Technology

Google’s head of travel on how to win in the “Age of Assistance”

Huntley Mitchell

Huntley Mitchell

Travel Weekly was front and centre for the first keynote session today at the 2018 Global Tourism Summit in Hawaii, and Google’s Susie Vowinkel didn’t disappoint.

The tech giant’s head of travel and director of global partnerships started off her talk in the cleverest of ways, saying she had a special relationship with Alexa.

It turns out Vowinkel was referring to her seven-year-old daughter – not Amazon’s assistant.

She went on to define assistance in this day and age as not just being about smart speaker devices or voice search, but about helping people get things done.

“It’s giving people the right things at the right moment that are going to help them through their journey. I think this is particularly important in travel,” Vowinkel told summit attendees.

Google’s travel guru identified three key consumer behaviours that travel organisations and agents need to fully understand in order to succeed in the ‘Age of Assistance’.

The first key trait of consumers, according to Vowinkel, is that they are more curious than ever.

“They are searching for so many new things, and want you to anticipate what it is they’re curious about and their needs,” she said.

Vowinkel urged the audience to focus on getting the right information in front of travellers quickly and being assistive throughout the journey to answer their curiosity.

Susie Vowinkel (Global Tourism Summit) [2]

The second key behaviour of consumers: they’re demanding. Vowinkel said that over 64 per cent of consumers expect that they will see content specific to them and their needs.

Her advice? Customise content for different groups of travellers, identify consumer needs and provide relevant recommendations.

Google’s travel boss identified impatience as the third key trait of consumers, challenging summit attendees to be the leader in travel and site speed (Google recommends companies’ site speed to be sitting at an average of three seconds).

Vowinkel also noted the importance of travel organisations knowing how their mobile site stacks up (Google offers a mobile scorecard and impact calculator to work this out).

In closing, Vowinkel admitted that while the rise of technology such as robots and artificial intelligence is a little intimidating, nothing can replace the actual human experience and interaction when it comes to travel.

“I don’t think we can replace that with videos, and we’re always going to be wanting to experience destinations live,” she said.

“[Technology] is to complement the human experience.”

SEE WHAT PEOPLE ARE SAYING

Events

Why you and your team should pay a visit to ‘Dialogue in the Dark’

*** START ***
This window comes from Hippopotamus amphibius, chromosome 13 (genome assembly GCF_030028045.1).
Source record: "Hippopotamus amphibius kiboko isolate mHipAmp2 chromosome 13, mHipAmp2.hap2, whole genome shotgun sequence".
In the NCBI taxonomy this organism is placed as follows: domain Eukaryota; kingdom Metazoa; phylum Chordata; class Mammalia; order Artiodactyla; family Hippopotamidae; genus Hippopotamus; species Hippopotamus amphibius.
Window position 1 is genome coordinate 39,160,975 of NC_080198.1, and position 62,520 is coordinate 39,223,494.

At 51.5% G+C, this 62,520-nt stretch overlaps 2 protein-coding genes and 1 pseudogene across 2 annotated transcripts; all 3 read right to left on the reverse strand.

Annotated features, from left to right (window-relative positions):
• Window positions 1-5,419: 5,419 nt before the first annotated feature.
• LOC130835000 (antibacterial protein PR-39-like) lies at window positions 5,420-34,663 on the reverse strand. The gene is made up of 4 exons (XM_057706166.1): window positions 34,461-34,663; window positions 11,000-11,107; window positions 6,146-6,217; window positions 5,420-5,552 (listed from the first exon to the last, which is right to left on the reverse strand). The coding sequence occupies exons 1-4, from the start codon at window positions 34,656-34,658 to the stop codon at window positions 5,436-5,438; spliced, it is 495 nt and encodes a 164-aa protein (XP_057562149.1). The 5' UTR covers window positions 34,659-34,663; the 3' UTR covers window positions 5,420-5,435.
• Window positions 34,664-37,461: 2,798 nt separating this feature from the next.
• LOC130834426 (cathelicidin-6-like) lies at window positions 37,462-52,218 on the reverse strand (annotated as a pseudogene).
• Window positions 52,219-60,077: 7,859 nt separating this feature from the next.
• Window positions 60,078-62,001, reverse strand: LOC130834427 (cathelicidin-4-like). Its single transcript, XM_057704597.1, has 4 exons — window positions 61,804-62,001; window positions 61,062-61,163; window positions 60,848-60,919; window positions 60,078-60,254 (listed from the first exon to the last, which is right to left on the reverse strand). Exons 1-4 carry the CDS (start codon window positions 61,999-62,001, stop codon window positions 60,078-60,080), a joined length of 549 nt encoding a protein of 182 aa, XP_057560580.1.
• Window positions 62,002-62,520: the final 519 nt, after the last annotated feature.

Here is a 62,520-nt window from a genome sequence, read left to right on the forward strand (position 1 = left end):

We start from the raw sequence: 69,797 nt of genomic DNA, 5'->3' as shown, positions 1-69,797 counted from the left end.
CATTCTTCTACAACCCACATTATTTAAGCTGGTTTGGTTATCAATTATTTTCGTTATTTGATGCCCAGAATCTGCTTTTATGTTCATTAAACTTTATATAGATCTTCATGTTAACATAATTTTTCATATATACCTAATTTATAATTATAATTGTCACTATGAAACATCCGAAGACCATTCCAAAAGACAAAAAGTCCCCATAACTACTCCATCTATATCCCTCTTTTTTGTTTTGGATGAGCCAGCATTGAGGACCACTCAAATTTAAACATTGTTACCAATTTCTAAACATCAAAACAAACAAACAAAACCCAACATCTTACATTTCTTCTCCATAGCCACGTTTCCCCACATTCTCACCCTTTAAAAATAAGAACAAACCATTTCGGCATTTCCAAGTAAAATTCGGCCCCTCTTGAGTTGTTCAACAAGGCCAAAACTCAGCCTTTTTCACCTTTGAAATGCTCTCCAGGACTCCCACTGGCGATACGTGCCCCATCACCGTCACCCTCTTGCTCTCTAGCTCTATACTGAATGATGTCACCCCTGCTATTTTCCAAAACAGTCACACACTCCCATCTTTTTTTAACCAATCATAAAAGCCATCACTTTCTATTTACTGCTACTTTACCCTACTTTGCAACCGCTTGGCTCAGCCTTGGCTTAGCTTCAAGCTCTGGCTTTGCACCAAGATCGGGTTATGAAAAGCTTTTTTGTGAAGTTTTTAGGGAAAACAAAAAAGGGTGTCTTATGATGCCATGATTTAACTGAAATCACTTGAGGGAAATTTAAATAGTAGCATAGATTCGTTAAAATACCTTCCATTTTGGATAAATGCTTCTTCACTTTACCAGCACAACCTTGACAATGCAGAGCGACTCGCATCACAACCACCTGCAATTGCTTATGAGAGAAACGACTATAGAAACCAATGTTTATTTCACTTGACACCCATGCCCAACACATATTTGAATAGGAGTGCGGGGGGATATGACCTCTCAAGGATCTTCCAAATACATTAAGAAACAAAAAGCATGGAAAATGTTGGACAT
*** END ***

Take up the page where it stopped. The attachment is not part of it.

by Huntley Mitchell

Dialogue in the Dark was the most eye-opening experience for the Travel Weekly team at AIME, despite not being able to see for the entire workshop.

Share

CommentComments

Events

Clear intentions crucial for making lasting connections, says networking strategist

by Huntley Mitchell

A prominent networking expert reckons cruel intentions are key for making valuable connections. Whoops, sorry! that should read ‘clear intentions’.

Share

CommentComments

Destinations

Chinese tourists cancel trips to “punish” New Zealand

by Ali Coulton

A cooling of relations between China and New Zealand has turned icy as Chinese state media reports tourists are cancelling their trips to the land of the long white cloud.

Share

CommentComments

Destinations

Flight Centre’s Top Destinations to Visit for 2019 reveal cold is no longer hot

by Christian Fleetwood

The news comes as a shock to the Travel Weekly staff after a broken air conditioner forced us to convert our office into a sauna.

Share

CommentComments

Aviation

BARGAIN: Indian airline to be sold for 1 cent

by Christian Fleetwood

Shares in this airline cost less than the price of a cup of coffee, but you might want to reconsider this bargain on the stock exchange.

Share

CommentComments

Destinations

From detention centre to tourism hotspot?

by Ali Coulton

Christmas Island has the potential to turn into Australia’s next tourism hotspot, but the government has other plans.

Share

CommentComments

Travel Agents

Wholesalers

Corporate Travel Management’s half-yearly profit growth soars

by Huntley Mitchell

CTM’s office bottle opener is set to get a workout today following some very positive financial results for the corporate travel player.

Share

CommentComments

Aviation

Major US airlines to make gender option on tickets more inclusive

by Christian Fleetwood

In a big win for equality and inclusiveness, United and American Airlines will make it optional to leave gender as male or female—as well as unspecified or undisclosed.

Share

CommentComments

Tourism

Giddy up slow pokes! The first entry for our Women in Travel Awards is already in

by Christian Fleetwood

We’re considering giving this woman an award just for being the first to enter the WIT Awards two years in a row!

Share

CommentComments

Destinations

Tourism Authority of Thailand and Asia Escape Holidays entertain Perth agents

Meanwhile, we’re three hours behind deadline because we spent our morning researching our dream holiday in Phuket instead of doing our job.

Share

CommentComments

Cruise

Big fat cruise wrap

It’s Wednesday and that can only mean two things: Cruise Wrap and our turn to take the office dog to his weekly manicure.

Share

CommentComments

Midweek Interview

Midweek interview with East Hotel’s Todd Handy

This week, we took East Hotel’s general manager aside for an uber-private chat in a secret location. Okay, fine – we emailed him.

Share

CommentComments